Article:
Louisville hires Knicks assistant Kenny Payne as coach


Knicks assistant Kenny Payne has officially been hired as the new head coach of the University of Louisville’s men’s basketball team, the program announced Friday in a press release. Payne received a six-year deal and will make $3.35M annually, with his new contract going into effect on Monday, per Brett Dawson of the Louisville Courier-Journal.

During Payne’s introductory press conference on Friday, Louisville athletic director Josh Heird thanked Knicks management, noting that the team didn’t want to lose Payne but understood the hiring was “bigger than basketball” (Twitter link via Dawson).

Payne, meanwhile, said that he and Knicks executives Leon Rose and William Wesley have been crying “six, seven times a day” within the last little while about his decision to leave the team (Twitter link via Dawson).

“We are beyond thrilled for Kenny Payne that he will have the opportunity to coach his alma mater, Louisville,” Rose said in a statement issued by the Knicks. “We wish him nothing but the best and thank him for his contributions over the past two seasons.”

Here’s more on the Knicks:

  • With RJ Barrett set to become extension-eligible for the first time this offseason, Stefan Bondy of the New York Daily News wonders if the former No. 3 overall pick has earned maximum-salary consideration or at least something close to it. For his part, Barrett said that getting a long-term commitment from the Knicks has long been a goal for him. “I’ve been trying to play my butt off and do everything out there to achieve that,” he said.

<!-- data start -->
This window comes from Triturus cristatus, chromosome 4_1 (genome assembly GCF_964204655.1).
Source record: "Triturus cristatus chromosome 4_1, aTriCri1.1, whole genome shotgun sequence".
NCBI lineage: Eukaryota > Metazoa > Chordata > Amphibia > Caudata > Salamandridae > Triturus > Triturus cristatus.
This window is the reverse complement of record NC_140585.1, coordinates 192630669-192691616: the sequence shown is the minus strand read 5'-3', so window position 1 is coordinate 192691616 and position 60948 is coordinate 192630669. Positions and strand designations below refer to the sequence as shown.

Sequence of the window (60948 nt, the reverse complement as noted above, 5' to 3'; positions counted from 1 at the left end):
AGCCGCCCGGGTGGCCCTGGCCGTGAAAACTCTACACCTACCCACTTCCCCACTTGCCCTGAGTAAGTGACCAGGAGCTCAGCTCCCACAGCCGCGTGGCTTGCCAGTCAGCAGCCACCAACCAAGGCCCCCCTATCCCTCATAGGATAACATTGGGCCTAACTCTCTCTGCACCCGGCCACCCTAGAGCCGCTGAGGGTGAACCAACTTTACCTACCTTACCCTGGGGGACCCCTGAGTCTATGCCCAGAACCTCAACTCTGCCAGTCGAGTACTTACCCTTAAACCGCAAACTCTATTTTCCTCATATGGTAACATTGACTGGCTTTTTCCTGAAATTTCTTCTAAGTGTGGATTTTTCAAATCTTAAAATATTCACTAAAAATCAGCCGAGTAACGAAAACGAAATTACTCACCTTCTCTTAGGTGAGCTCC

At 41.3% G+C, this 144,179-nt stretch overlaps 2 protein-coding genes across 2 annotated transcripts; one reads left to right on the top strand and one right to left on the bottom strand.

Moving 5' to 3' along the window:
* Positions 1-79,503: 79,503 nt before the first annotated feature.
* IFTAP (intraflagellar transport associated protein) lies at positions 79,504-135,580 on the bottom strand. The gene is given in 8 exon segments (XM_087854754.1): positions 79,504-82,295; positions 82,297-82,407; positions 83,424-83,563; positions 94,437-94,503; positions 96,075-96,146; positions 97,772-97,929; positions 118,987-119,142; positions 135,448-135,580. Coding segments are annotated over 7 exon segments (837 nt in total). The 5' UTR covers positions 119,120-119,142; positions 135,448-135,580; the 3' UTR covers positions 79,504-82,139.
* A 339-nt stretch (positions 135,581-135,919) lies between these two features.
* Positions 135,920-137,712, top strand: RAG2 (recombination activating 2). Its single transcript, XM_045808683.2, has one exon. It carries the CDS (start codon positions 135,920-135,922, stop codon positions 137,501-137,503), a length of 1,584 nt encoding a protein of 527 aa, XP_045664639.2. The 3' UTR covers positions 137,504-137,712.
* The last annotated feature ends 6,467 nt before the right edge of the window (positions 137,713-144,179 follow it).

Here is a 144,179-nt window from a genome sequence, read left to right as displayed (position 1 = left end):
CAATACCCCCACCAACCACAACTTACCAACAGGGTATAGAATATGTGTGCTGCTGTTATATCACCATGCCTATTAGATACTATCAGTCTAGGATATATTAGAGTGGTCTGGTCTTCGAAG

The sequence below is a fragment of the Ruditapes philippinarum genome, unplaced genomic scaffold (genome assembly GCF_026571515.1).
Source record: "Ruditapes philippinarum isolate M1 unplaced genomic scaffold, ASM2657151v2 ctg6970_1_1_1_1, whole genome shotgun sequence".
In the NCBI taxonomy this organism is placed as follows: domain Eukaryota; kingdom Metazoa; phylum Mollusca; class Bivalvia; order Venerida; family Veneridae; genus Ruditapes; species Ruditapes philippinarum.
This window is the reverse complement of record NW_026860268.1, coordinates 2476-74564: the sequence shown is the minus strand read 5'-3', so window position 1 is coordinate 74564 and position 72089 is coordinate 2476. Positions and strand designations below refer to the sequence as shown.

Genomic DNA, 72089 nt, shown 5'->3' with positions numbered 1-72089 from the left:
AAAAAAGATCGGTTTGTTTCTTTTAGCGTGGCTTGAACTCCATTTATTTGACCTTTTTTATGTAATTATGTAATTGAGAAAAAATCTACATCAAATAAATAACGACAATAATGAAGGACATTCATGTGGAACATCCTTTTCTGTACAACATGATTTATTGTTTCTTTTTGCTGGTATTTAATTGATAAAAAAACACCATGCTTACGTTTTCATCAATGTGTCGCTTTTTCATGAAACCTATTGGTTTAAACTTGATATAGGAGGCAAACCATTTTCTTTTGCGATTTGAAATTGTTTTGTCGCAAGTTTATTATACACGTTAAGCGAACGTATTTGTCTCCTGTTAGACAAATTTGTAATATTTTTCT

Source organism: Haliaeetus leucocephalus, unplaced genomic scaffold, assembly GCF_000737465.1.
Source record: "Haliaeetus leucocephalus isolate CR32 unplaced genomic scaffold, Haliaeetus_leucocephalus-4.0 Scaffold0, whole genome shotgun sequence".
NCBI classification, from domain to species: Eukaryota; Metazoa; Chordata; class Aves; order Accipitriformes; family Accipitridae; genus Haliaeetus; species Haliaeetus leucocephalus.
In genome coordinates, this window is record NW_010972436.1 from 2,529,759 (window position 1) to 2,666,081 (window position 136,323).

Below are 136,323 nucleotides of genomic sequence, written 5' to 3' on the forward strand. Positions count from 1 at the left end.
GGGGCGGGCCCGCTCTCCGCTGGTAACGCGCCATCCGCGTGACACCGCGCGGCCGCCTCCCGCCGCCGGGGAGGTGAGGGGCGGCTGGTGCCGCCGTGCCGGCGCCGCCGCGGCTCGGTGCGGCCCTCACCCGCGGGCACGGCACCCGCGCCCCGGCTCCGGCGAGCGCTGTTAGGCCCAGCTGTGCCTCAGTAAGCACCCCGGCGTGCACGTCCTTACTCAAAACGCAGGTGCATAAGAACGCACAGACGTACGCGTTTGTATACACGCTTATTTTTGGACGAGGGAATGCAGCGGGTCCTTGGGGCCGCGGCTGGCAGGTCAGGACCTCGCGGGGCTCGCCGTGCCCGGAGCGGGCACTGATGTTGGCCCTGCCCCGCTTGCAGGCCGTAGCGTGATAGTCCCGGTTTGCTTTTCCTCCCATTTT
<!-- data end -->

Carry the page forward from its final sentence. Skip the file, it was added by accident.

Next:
• In addition to not seeing any more game action this season, Kemba Walker isn’t around the Knicks at all and isn’t working with team trainers, head coach Tom Thibodeau confirmed this week. A source tells Marc Berman of the New York Post that Walker is doing some of his training in New York and some in his former home of Charlotte, where his mother still lives.
  • Derrick Rose (ankle) still hasn’t received clearance to practice, creating uncertainty about whether he’ll be back before the end of the regular season, Berman writes in the same New York Post story.
  • While Evan Fournier‘s first season in New York hasn’t been a huge success, the Frenchman is on track to set a franchise record, Berman observes in a separate New York Post article. With 201 made three-pointers this season and 13 games left to play, Fournier is just 17 threes away from passing John Starks and establishing a new single-season Knicks record.


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